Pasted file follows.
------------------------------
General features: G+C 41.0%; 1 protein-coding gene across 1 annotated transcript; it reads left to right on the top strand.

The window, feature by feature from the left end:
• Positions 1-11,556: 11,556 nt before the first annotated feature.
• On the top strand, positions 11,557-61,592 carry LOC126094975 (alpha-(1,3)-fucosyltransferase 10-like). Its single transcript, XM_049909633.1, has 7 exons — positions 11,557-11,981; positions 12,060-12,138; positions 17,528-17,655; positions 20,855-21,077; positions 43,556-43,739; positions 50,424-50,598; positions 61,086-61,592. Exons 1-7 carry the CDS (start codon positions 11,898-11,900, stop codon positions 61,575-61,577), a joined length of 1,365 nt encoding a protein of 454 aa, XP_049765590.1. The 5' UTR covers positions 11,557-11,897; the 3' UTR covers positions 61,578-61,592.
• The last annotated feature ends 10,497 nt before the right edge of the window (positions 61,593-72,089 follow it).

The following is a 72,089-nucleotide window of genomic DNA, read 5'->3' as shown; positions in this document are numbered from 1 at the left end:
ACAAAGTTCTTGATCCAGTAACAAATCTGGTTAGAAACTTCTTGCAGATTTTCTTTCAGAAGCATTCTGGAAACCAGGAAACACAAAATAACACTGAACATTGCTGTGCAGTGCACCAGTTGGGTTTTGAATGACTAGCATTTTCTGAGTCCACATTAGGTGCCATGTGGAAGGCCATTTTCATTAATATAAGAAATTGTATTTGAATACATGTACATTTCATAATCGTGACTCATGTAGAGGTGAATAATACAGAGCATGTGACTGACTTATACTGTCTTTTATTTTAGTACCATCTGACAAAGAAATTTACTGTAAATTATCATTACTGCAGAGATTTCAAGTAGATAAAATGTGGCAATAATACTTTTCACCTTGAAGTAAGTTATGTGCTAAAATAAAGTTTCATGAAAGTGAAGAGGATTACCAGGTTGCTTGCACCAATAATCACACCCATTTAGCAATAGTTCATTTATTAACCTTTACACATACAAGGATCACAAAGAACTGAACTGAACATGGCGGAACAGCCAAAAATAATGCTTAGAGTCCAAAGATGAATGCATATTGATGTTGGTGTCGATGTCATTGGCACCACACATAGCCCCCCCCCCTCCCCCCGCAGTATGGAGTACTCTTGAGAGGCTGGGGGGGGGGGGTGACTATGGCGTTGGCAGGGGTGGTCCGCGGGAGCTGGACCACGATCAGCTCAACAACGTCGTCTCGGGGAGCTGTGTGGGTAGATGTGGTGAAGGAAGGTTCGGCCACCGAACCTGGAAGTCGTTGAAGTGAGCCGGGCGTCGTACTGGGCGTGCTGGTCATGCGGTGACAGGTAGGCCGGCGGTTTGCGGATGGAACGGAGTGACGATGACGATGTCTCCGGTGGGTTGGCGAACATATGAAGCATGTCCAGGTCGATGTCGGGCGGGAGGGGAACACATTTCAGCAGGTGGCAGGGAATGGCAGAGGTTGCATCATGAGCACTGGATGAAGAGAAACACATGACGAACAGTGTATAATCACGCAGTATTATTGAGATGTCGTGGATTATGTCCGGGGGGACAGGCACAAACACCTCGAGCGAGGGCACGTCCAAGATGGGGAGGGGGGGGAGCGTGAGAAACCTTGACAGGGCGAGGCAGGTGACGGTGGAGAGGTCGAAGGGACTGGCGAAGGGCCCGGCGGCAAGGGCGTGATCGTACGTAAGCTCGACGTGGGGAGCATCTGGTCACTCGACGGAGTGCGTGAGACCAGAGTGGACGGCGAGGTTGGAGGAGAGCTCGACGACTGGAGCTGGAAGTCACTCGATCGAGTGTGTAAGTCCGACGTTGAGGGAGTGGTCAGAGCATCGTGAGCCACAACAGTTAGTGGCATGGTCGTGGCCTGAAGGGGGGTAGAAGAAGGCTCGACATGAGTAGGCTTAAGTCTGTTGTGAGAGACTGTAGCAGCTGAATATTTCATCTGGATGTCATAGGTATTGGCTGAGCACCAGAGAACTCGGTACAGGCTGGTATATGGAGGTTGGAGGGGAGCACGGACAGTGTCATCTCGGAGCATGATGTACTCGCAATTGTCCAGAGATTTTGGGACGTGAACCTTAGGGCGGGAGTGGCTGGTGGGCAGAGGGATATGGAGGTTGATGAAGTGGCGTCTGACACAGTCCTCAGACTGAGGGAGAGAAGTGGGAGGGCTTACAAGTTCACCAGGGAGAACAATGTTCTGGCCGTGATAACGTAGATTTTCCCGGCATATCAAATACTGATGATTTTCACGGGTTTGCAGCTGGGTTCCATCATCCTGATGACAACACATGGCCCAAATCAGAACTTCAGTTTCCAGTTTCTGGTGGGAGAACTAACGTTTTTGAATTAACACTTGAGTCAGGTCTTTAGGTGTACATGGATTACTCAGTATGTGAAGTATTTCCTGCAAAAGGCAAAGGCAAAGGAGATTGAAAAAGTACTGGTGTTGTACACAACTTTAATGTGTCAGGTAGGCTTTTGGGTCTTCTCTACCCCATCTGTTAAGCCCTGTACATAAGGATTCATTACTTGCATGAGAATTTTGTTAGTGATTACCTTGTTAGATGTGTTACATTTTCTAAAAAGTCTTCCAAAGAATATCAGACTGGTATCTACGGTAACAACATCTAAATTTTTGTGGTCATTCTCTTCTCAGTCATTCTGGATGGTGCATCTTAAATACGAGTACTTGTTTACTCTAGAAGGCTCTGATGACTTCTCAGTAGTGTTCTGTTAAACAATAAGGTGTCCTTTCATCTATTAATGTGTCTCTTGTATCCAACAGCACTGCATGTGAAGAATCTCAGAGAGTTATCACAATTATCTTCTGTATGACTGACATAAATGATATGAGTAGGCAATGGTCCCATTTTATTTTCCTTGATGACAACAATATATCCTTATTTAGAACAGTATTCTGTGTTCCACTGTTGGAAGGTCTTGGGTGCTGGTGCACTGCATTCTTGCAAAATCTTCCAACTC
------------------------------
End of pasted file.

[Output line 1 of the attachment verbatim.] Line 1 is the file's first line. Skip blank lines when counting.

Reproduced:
General features: G+C 41.0%; 1 protein-coding gene across 1 annotated transcript; it reads left to right on the top strand.